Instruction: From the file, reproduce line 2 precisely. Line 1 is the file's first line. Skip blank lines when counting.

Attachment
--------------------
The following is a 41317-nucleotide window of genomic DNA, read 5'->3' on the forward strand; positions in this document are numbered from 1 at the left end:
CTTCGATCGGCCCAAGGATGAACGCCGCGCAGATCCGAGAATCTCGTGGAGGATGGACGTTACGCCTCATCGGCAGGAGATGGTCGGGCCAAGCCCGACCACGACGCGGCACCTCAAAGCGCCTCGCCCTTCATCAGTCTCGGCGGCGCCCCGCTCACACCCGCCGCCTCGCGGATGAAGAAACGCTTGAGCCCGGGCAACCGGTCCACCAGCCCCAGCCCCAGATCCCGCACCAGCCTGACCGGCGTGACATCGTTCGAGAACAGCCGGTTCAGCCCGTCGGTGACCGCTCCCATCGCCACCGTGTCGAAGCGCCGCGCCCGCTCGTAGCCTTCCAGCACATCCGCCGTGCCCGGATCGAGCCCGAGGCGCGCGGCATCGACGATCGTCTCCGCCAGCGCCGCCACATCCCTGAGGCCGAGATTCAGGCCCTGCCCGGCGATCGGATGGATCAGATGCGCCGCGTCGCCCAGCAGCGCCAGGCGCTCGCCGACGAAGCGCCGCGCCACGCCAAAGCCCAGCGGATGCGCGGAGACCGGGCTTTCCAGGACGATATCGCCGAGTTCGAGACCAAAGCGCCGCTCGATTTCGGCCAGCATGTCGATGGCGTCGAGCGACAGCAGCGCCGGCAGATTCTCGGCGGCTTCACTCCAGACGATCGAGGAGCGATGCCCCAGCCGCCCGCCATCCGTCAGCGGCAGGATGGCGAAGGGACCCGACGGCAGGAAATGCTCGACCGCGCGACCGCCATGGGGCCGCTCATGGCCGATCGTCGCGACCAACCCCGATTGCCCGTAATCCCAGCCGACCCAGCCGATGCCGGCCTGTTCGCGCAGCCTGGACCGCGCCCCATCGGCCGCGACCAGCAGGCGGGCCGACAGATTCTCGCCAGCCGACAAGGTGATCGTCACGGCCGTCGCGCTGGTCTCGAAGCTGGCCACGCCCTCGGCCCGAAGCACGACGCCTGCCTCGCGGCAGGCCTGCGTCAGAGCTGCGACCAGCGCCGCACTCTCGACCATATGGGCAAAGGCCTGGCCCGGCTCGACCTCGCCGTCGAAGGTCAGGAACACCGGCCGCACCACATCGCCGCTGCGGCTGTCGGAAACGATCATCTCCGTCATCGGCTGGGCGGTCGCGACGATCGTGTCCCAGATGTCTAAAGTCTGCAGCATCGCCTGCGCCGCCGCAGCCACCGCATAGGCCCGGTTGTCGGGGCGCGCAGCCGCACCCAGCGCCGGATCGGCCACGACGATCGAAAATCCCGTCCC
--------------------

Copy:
CTTCGATCGGCCCAAGGATGAACGCCGCGCAGATCCGAGAATCTCGTGGAGGATGGACGTTACGCCTCATCGGCAGGAGATGGTCGGGCCAAGCCCGACCACGACGCGGCACCTCAAAGCGCCTCGCCCTTCATCAGTCTCGGCGGCGCCCCGCTCACACCCGCCGCCTCGCGGATGAAGAAACGCTTGAGCCCGGGCAACCGGTCCACCAGCCCCAGCCCCAGATCCCGCACCAGCCTGACCGGCGTGACATCGTTCGAGAACAGCCGGTTCAGCCCGTCGGTGACCGCTCCCATCGCCACCGTGTCGAAGCGCCGCGCCCGCTCGTAGCCTTCCAGCACATCCGCCGTGCCCGGATCGAGCCCGAGGCGCGCGGCATCGACGATCGTCTCCGCCAGCGCCGCCACATCCCTGAGGCCGAGATTCAGGCCCTGCCCGGCGATCGGATGGATCAGATGCGCCGCGTCGCCCAGCAGCGCCAGGCGCTCGCCGACGAAGCGCCGCGCCACGCCAAAGCCCAGCGGATGCGCGGAGACCGGGCTTTCCAGGACGATATCGCCGAGTTCGAGACCAAAGCGCCGCTCGATTTCGGCCAGCATGTCGATGGCGTCGAGCGACAGCAGCGCCGGCAGATTCTCGGCGGCTTCACTCCAGACGATCGAGGAGCGATGCCCCAGCCGCCCGCCATCCGTCAGCGGCAGGATGGCGAAGGGACCCGACGGCAGGAAATGCTCGACCGCGCGACCGCCATGGGGCCGCTCATGGCCGATCGTCGCGACCAACCCCGATTGCCCGTAATCCCAGCCGACCCAGCCGATGCCGGCCTGTTCGCGCAGCCTGGACCGCGCCCCATCGGCCGCGACCAGCAGGCGGGCCGACAGATTCTCGCCAGCCGACAAGGTGATCGTCACGGCCGTCGCGCTGGTCTCGAAGCTGGCCACGCCCTCGGCCCGAAGCACGACGCCTGCCTCGCGGCAGGCCTGCGTCAGAGCTGCGACCAGCGCCGCACTCTCGACCATATGGGCAAAGGCCTGGCCCGGCTCGACCTCGCCGTCGAAGGTCAGGAACACCGGCCGCACCACATCGCCGCTGCGGCTGTCGGAAACGATCATCTCCGTCATCGGCTGGGCGGTCGCGACGATCGTGTCCCAGATGTCTAAAGTCTGCAGCATCGCCTGCGCCGCCGCAGCCACCGCATAGGCCCGGTTGTCGGGGCGCGCAGCCGCACCCAGCGCCGGATCGGCCACGACGATCGAAAATCCCGTCCC